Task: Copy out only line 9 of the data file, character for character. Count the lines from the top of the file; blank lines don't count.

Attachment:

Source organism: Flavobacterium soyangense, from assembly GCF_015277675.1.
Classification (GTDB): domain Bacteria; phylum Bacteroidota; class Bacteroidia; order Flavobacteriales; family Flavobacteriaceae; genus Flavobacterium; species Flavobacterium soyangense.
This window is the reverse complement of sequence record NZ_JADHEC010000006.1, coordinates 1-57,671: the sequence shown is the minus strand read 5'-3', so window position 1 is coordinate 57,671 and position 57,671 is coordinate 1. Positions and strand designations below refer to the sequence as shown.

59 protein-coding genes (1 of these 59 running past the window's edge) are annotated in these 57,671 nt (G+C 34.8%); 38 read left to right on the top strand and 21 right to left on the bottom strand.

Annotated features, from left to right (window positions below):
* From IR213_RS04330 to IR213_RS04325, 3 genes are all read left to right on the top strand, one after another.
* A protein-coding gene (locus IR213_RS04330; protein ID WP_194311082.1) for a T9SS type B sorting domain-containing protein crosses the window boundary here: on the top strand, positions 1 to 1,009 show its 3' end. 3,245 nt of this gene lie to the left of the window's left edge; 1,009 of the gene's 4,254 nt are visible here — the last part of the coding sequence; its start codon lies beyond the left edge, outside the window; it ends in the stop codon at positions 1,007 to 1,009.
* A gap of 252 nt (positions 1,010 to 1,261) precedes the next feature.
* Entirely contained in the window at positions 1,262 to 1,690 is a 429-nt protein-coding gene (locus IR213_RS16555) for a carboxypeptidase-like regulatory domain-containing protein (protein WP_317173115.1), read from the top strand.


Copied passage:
* Entirely contained in the window at positions 1,262 to 1,690 is a 429-nt protein-coding gene (locus IR213_RS16555) for a carboxypeptidase-like regulatory domain-containing protein (protein WP_317173115.1), read from the top strand.